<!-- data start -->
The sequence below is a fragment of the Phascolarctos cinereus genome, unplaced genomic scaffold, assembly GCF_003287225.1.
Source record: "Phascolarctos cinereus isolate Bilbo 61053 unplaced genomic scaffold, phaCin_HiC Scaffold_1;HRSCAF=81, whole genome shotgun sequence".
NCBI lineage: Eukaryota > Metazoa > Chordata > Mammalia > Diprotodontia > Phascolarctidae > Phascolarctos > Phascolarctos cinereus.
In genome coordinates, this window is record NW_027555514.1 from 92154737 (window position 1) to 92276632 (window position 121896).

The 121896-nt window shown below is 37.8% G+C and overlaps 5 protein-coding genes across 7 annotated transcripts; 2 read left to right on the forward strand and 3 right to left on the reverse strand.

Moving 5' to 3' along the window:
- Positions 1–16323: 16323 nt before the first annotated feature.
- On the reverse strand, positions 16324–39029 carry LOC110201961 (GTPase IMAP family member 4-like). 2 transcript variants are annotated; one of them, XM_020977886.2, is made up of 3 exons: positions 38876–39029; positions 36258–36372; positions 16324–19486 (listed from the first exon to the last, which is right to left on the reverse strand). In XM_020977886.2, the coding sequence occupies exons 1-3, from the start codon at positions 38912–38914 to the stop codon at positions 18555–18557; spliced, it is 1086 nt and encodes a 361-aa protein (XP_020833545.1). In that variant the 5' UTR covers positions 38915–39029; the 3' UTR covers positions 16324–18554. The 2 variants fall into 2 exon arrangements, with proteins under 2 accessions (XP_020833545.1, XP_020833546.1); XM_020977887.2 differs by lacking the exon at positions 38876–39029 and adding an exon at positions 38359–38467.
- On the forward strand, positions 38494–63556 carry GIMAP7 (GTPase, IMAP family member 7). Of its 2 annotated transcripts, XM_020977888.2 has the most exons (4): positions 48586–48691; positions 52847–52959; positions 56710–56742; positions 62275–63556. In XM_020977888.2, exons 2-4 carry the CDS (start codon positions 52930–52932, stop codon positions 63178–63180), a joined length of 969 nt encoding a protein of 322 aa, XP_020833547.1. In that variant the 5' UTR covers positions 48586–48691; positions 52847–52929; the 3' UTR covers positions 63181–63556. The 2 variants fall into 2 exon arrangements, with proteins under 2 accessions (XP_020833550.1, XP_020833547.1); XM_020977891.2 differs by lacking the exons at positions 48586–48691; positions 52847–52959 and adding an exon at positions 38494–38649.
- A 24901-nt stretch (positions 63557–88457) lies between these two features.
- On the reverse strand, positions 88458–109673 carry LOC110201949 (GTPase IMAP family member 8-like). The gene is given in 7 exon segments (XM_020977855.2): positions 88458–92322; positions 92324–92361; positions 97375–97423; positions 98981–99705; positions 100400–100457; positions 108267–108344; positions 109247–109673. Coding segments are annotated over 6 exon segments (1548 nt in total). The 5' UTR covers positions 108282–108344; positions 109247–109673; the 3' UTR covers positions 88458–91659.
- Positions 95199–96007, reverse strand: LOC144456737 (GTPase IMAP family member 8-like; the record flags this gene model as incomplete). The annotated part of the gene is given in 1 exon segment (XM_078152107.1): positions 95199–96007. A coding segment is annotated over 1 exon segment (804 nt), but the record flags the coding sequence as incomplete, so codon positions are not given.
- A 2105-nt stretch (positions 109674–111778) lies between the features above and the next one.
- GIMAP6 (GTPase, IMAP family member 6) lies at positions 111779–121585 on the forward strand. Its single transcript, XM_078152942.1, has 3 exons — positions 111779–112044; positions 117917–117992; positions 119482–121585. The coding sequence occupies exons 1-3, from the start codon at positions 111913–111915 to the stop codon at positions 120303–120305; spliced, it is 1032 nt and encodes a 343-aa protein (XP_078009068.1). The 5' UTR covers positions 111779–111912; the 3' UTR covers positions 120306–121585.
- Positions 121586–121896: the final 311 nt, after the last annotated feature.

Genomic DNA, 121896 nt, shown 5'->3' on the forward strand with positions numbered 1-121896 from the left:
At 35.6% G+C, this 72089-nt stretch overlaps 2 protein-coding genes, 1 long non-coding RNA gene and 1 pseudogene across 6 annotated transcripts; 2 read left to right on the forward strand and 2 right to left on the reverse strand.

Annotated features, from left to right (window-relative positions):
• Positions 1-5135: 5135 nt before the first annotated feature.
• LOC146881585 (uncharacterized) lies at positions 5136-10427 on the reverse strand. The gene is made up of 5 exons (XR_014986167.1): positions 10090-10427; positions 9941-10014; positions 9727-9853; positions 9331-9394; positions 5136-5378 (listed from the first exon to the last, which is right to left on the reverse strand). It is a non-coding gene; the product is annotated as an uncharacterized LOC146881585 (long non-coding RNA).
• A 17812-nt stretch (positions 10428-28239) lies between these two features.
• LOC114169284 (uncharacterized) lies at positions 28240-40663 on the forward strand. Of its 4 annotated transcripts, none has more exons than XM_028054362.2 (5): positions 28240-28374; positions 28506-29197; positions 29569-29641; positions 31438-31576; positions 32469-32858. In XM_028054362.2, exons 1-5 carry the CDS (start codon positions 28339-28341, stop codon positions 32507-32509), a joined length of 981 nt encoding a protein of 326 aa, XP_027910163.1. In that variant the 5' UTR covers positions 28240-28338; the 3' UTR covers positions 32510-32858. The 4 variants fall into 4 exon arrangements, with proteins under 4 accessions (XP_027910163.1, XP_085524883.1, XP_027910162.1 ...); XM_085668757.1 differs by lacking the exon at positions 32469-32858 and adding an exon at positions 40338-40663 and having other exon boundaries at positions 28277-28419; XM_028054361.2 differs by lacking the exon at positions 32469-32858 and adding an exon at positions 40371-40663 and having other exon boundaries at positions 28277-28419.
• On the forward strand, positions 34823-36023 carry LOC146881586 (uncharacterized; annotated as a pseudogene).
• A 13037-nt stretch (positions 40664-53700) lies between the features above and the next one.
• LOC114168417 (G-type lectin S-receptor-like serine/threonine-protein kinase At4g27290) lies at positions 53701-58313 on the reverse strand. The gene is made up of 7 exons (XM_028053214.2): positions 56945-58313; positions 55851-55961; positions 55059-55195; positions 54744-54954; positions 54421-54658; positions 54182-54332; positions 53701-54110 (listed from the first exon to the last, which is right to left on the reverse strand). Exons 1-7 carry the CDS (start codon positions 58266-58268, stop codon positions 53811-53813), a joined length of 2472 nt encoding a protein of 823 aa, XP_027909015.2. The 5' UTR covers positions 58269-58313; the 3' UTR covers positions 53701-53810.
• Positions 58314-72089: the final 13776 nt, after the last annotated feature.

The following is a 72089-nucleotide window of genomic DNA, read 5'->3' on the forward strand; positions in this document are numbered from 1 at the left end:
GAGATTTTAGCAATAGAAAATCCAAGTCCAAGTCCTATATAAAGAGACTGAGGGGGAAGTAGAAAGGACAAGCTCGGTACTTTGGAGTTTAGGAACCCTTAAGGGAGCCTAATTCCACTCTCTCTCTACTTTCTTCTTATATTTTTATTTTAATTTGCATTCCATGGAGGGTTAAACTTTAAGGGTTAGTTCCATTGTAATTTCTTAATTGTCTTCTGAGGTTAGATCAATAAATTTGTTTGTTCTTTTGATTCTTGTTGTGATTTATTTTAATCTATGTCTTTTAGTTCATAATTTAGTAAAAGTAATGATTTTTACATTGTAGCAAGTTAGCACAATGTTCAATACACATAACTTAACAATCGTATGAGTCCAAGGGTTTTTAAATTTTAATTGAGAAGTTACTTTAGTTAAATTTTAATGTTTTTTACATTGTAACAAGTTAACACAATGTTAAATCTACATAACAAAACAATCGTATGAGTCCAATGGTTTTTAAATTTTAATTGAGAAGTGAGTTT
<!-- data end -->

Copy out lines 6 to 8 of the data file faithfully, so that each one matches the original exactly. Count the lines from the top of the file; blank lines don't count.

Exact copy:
Moving 5' to 3' along the window:
- Positions 1–16323: 16323 nt before the first annotated feature.
- On the reverse strand, positions 16324–39029 carry LOC110201961 (GTPase IMAP family member 4-like). 2 transcript variants are annotated; one of them, XM_020977886.2, is made up of 3 exons: positions 38876–39029; positions 36258–36372; positions 16324–19486 (listed from the first exon to the last, which is right to left on the reverse strand). In XM_020977886.2, the coding sequence occupies exons 1-3, from the start codon at positions 38912–38914 to the stop codon at positions 18555–18557; spliced, it is 1086 nt and encodes a 361-aa protein (XP_020833545.1). In that variant the 5' UTR covers positions 38915–39029; the 3' UTR covers positions 16324–18554. The 2 variants fall into 2 exon arrangements, with proteins under 2 accessions (XP_020833545.1, XP_020833546.1); XM_020977887.2 differs by lacking the exon at positions 38876–39029 and adding an exon at positions 38359–38467.